North Korean farmers were sent to labour camps after withholding corn intended for state supplies. Officials are strip-searching the farms for hidden food during a severe shortage.

After China’s Covid pandemic, the Communist country’s harvest yields were cut off from Chinese imports fuel, fertiliser, and machinery. 

The government orders farmers to give 60% of their crop to them, while keeping 40%, which is barely enough to sustain them.

North Korean farmers have been sent to labour camps for withholding corn meant for state supplies (file image)

North Korean farmers were sent to labour camps after withholding corn intended for state supplies (file photo)

The Communist country's harvest yields are expected to be around 20 per cent lower than usual this year

The harvest yields in the Communist country are expected be around 20% lower than normal this year

Many farmers are trying to hide their grain from inspectors amid the crisis.

To stop the crisis, authorities have ordered other citizens to work for free every morning to keep the population from dying.

A source told RFA: ‘A few days ago, five farmers were caught hiding corn during an unexpected inspection. Each of them were sentenced to five years in a disciplinary labor centre.

“Since every farm receives distribution based upon yield, the amount of distribution for farmers is inevitably to be reduced.”

Some North Koreans have been drafted to work for free in what the government calls the ‘rice sheaf transportation war’.

After working in the fields all day, they are then subject to a body search before being allowed to return home.

Amid the looming crisis, many farmers have been trying to cheat the system and hide their grain from government inspectors

Many farmers are trying to hide their grain from government inspectors amid the crisis.

Authorities are concerned that they may be taking rice grains from clothes intended for state redistribution.

RFA spoke to a Songchon resident who said that they had helped with the transportation of rice sheaves from farms that had finished harvesting.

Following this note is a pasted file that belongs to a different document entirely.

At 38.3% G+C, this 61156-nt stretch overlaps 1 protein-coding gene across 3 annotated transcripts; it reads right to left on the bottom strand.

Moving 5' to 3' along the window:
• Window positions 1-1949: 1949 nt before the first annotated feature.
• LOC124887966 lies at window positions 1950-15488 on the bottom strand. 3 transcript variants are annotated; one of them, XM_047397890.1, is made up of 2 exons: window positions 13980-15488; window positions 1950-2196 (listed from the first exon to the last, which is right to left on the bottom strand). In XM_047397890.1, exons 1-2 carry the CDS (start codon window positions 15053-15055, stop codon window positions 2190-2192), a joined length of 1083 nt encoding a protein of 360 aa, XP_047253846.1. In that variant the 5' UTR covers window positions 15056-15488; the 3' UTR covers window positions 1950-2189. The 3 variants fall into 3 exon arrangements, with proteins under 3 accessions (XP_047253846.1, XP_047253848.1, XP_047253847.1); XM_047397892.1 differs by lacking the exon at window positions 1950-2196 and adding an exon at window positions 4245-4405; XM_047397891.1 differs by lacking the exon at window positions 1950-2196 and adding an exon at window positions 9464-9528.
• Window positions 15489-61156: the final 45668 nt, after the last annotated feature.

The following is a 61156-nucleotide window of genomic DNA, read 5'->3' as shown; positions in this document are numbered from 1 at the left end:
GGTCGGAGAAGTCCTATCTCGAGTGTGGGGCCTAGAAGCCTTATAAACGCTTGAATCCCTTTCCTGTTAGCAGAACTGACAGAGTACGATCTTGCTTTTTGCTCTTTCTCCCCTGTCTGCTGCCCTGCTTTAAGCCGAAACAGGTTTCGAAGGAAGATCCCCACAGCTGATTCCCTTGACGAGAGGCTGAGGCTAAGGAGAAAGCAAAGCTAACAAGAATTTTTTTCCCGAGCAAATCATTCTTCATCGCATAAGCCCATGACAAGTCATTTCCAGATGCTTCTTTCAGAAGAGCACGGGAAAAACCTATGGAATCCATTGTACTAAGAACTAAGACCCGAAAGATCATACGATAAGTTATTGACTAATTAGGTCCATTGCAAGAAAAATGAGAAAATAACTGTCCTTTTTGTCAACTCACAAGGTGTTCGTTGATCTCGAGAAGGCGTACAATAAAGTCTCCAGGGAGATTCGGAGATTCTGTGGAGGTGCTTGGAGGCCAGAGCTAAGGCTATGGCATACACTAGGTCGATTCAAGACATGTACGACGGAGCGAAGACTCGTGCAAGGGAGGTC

“They must move the rice sheaves out of the paddies to the thresher, which is hundreds of meters away.

“The central committee has instructed that the harvest be completed within the time frame so that no grain is wasted. This non-paid farmwork will be done from early morning to just before noon. 

Due to the mass mobilisation, family businesses now face a shortage in staff. People are being drafted to stop the food shortage. 

Every single person in North Pyongan’s Unsan region has been given the order to transport grain.

After they are done with the tedious work, bosses inspect their clothes and bags.  

Authorities have warned that shortages could continue until 2025 and ordered residents to start growing their own food

Authorities warned that food insecurity could continue to 2025 and urged residents to start growing their own food.

Despite North Korea having suffered from food shortages for decades, the current crisis has been made worse by the decision of Covid to close down borders and suspend trade.

Since then, food prices have risen dramatically and the UN recently predicted that the country would run out of 860,000 tons of food this year. This is equivalent to two months’ worth.

The UN World Food Programme estimates that around 40% of the world’s population is underfed.

Authorities warned that food shortages could continue into 2025, and ordered residents to begin growing their own food.

They suggested that the situation could be worsened than the ‘ArduousMarch’, the 1994-1998 famine that killed millions.  

Farmers will likely receive five to six months worth of food next year. Soldiers and other recipients will get their normal share.

Many North Koreans have second jobs to supplement their low government salaries. Farmers, however, don’t have the time and are now poor and hungry.